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Our network administrators forbid the usage of private routers in our college. They bought new Cisco equipment (routers, switches) which detect routers and automatically ban them (it disconnects the room from switch port).

I'm a bit in touch with them and they said it does not work if the student plugs in switch first and routers after that (topology port->switch->router->pc). With this information I'm assuming these Cisco devices do not detect routers based on TTL as I originally thought. These administrators does not know how it works either, when I asked them how it detects they answered "It's Cisco"...

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Is the ban immediate, or take some time? Does it auto-revert once you remove the router? –  lew Jul 11 '11 at 0:37

1 Answer 1

It depends on what routing technology that you use.

I know cisco switches have a optional security setting on allowing only a few MAC addresses associated with a port. See port-security.

This makes it impossible to set up a bridge between your network and your colleague's network, as the bridge will proxy the arp packets between the two networks, hence making the switch block the port.

A gateway router between two networks will not work either, because they will have to manually add your gateway/network in their router's routing table.

But, a NAT gateway should work, but along with the limitations a NAT router have. The colleague's network will not be able determine if your machine is acting as a gateway for your subnet or is acting as a single machine. (Unless cisco have implemented some crazy fingerprinting to determine inconsistency between the TCP/IP stacks used for various connections).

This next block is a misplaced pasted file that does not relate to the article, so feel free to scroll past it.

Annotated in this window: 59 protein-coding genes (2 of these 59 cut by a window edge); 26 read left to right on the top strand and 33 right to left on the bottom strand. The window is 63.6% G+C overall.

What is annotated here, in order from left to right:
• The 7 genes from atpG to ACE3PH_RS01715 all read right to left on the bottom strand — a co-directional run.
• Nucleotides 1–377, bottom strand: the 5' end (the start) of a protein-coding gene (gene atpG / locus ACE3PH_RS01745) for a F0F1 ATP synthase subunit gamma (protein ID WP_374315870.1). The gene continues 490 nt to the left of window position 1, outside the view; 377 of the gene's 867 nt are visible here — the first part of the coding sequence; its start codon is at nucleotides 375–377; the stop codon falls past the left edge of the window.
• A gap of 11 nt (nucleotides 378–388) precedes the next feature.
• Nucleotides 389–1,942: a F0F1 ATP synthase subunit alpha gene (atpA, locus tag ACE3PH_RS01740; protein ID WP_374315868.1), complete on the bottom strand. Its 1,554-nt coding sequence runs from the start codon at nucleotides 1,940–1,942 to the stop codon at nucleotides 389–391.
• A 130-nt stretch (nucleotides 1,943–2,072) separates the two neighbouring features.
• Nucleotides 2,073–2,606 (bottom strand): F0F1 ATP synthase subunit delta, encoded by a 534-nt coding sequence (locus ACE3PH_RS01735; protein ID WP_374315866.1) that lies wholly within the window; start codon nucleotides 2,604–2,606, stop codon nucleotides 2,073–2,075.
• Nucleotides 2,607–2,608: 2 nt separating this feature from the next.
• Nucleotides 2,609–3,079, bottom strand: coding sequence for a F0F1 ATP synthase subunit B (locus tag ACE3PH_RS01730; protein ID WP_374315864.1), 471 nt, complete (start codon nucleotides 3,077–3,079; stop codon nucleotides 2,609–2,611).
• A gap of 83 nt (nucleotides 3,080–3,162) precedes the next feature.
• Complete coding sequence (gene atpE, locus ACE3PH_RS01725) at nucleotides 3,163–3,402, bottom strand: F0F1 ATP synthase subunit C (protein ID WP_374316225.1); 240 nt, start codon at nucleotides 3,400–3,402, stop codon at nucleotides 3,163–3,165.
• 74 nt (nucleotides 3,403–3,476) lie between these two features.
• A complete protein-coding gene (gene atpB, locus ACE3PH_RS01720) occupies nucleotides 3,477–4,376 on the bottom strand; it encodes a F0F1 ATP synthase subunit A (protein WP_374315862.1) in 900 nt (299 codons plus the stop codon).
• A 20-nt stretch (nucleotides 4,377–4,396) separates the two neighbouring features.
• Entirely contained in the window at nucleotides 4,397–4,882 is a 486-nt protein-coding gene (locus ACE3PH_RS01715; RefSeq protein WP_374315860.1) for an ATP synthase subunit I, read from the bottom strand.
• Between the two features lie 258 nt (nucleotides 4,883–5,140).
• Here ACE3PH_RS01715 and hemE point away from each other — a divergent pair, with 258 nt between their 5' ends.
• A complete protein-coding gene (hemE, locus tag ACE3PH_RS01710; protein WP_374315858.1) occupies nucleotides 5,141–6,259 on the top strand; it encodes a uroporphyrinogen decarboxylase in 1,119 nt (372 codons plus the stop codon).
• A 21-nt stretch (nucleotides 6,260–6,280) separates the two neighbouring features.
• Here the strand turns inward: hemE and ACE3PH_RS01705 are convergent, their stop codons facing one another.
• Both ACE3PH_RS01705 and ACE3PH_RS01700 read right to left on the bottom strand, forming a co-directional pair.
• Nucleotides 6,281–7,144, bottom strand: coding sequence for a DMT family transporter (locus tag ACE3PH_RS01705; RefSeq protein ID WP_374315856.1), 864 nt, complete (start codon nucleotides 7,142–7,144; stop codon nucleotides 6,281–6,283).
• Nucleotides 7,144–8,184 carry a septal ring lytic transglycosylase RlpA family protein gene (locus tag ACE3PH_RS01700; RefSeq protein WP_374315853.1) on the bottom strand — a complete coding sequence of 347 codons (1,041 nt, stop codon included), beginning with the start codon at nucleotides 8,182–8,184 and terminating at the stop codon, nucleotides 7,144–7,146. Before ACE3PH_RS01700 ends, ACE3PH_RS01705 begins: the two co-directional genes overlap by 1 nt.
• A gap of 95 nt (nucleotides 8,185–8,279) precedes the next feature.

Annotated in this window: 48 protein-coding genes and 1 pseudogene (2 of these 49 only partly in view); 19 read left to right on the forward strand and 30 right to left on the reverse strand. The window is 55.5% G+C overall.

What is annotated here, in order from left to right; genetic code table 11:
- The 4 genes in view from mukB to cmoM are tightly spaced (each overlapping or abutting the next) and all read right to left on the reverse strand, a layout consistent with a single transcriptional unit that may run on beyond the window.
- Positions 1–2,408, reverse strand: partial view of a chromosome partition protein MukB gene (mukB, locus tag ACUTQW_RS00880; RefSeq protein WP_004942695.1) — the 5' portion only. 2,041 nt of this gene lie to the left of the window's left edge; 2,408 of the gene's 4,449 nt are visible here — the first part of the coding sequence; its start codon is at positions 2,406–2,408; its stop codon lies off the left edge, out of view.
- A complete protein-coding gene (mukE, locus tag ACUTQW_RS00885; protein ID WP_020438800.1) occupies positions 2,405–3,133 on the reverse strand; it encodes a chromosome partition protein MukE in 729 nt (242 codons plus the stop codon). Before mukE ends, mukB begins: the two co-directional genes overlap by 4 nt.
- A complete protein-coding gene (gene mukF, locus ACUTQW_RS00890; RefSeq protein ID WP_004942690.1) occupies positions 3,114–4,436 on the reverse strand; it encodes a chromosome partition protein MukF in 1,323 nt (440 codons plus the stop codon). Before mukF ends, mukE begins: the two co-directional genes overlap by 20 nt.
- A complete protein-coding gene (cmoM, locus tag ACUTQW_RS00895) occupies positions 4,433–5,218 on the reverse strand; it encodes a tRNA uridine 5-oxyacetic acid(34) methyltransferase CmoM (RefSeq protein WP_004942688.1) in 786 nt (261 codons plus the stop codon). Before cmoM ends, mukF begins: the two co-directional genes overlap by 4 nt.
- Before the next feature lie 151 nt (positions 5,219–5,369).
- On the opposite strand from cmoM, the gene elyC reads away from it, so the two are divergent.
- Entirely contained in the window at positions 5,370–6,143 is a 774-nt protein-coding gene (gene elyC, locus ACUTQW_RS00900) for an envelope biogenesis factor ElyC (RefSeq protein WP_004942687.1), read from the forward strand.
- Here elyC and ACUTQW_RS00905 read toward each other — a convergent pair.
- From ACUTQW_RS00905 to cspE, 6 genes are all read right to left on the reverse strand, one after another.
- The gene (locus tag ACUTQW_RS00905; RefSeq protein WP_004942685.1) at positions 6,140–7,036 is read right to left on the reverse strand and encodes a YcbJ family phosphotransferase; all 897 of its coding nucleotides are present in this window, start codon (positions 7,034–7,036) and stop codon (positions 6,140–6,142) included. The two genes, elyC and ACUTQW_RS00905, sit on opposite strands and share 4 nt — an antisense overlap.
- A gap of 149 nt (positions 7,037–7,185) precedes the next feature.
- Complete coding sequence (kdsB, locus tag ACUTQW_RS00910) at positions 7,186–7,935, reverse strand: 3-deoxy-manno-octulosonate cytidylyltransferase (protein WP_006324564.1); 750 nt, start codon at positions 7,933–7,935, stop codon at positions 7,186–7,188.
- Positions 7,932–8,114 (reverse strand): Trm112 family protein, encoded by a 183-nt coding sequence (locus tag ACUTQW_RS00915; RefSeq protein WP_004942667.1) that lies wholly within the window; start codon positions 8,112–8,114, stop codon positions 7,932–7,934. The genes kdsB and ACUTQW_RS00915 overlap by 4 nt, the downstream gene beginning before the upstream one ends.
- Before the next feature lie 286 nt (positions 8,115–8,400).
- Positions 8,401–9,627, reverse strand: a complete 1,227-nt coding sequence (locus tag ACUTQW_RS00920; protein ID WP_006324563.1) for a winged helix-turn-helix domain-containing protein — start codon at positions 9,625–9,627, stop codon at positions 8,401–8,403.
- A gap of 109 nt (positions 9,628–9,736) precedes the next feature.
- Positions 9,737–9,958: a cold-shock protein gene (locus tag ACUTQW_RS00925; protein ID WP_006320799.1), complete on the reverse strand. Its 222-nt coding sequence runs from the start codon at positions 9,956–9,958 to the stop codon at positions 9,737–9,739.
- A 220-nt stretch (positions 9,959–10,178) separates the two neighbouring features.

So, with these three possibilities, I suspect it is the port security which is banning routers from connecting to your network.

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of course it detects nat, thats whole point why am i asking –  gadelat Jul 10 '11 at 13:35
    
interesting, I've not seen any products capable of detecting and blocking NAT-routers. Do you know what kind of cisco equipment they have acquired? –  Dog eat cat world Jul 10 '11 at 13:42
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Nope, but you can read more about possible ways in magazine hakin9 3/2005 . But it's 6 years old and not supposed for integration in routers, i was curious how cisco devices do that. –  gadelat Jul 10 '11 at 13:56
    
If you find out what equipment the use, I'm sure you will find the options described in some manuals. –  Dog eat cat world Jul 10 '11 at 14:08
    
Very nice article, but it all seems like a cat and mouse game. I wonder how the cisco equipment will react to a client running virtual PC's with the host machine running as a NAT router. –  Dog eat cat world Jul 10 '11 at 14:19

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